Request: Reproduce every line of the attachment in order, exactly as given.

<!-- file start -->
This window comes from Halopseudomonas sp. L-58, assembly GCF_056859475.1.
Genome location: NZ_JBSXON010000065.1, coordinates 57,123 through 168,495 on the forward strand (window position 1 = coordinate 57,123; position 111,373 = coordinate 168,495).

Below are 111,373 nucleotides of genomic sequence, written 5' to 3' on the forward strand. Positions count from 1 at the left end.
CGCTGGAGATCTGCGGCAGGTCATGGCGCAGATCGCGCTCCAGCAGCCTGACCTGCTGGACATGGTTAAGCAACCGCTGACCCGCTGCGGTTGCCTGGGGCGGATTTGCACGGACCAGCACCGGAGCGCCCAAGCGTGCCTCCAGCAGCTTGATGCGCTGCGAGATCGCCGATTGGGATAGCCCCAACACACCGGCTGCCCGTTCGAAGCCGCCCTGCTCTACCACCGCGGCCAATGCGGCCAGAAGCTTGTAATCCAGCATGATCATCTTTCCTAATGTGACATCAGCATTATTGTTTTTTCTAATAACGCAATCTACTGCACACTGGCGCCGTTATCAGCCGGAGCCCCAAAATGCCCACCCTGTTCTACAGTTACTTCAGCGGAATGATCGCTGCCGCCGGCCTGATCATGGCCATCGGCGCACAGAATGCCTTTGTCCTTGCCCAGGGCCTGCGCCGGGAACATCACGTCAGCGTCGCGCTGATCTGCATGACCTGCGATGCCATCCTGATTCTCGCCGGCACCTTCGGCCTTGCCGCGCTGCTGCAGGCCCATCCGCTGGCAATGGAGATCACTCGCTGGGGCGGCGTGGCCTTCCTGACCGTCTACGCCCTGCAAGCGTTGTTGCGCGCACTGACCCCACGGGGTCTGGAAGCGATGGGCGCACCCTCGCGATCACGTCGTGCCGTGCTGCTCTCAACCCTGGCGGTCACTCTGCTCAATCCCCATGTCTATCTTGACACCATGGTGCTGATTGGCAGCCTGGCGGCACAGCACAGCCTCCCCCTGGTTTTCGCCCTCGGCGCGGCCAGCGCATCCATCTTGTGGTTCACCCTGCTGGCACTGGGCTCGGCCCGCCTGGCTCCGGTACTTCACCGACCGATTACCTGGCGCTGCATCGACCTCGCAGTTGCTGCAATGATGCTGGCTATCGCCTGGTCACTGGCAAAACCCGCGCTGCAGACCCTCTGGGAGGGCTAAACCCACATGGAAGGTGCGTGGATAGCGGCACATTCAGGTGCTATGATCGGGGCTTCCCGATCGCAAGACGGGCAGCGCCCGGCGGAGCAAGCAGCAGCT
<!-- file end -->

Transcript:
This window comes from Halopseudomonas sp. L-58, assembly GCF_056859475.1.
Genome location: NZ_JBSXON010000065.1, coordinates 57,123 through 168,495 on the forward strand (window position 1 = coordinate 57,123; position 111,373 = coordinate 168,495).

Below are 111,373 nucleotides of genomic sequence, written 5' to 3' on the forward strand. Positions count from 1 at the left end.
CGCTGGAGATCTGCGGCAGGTCATGGCGCAGATCGCGCTCCAGCAGCCTGACCTGCTGGACATGGTTAAGCAACCGCTGACCCGCTGCGGTTGCCTGGGGCGGATTTGCACGGACCAGCACCGGAGCGCCCAAGCGTGCCTCCAGCAGCTTGATGCGCTGCGAGATCGCCGATTGGGATAGCCCCAACACACCGGCTGCCCGTTCGAAGCCGCCCTGCTCTACCACCGCGGCCAATGCGGCCAGAAGCTTGTAATCCAGCATGATCATCTTTCCTAATGTGACATCAGCATTATTGTTTTTTCTAATAACGCAATCTACTGCACACTGGCGCCGTTATCAGCCGGAGCCCCAAAATGCCCACCCTGTTCTACAGTTACTTCAGCGGAATGATCGCTGCCGCCGGCCTGATCATGGCCATCGGCGCACAGAATGCCTTTGTCCTTGCCCAGGGCCTGCGCCGGGAACATCACGTCAGCGTCGCGCTGATCTGCATGACCTGCGATGCCATCCTGATTCTCGCCGGCACCTTCGGCCTTGCCGCGCTGCTGCAGGCCCATCCGCTGGCAATGGAGATCACTCGCTGGGGCGGCGTGGCCTTCCTGACCGTCTACGCCCTGCAAGCGTTGTTGCGCGCACTGACCCCACGGGGTCTGGAAGCGATGGGCGCACCCTCGCGATCACGTCGTGCCGTGCTGCTCTCAACCCTGGCGGTCACTCTGCTCAATCCCCATGTCTATCTTGACACCATGGTGCTGATTGGCAGCCTGGCGGCACAGCACAGCCTCCCCCTGGTTTTCGCCCTCGGCGCGGCCAGCGCATCCATCTTGTGGTTCACCCTGCTGGCACTGGGCTCGGCCCGCCTGGCTCCGGTACTTCACCGACCGATTACCTGGCGCTGCATCGACCTCGCAGTTGCTGCAATGATGCTGGCTATCGCCTGGTCACTGGCAAAACCCGCGCTGCAGACCCTCTGGGAGGGCTAAACCCACATGGAAGGTGCGTGGATAGCGGCACATTCAGGTGCTATGATCGGGGCTTCCCGATCGCAAGACGGGCAGCGCCCGGCGGAGCAAGCAGCAGCT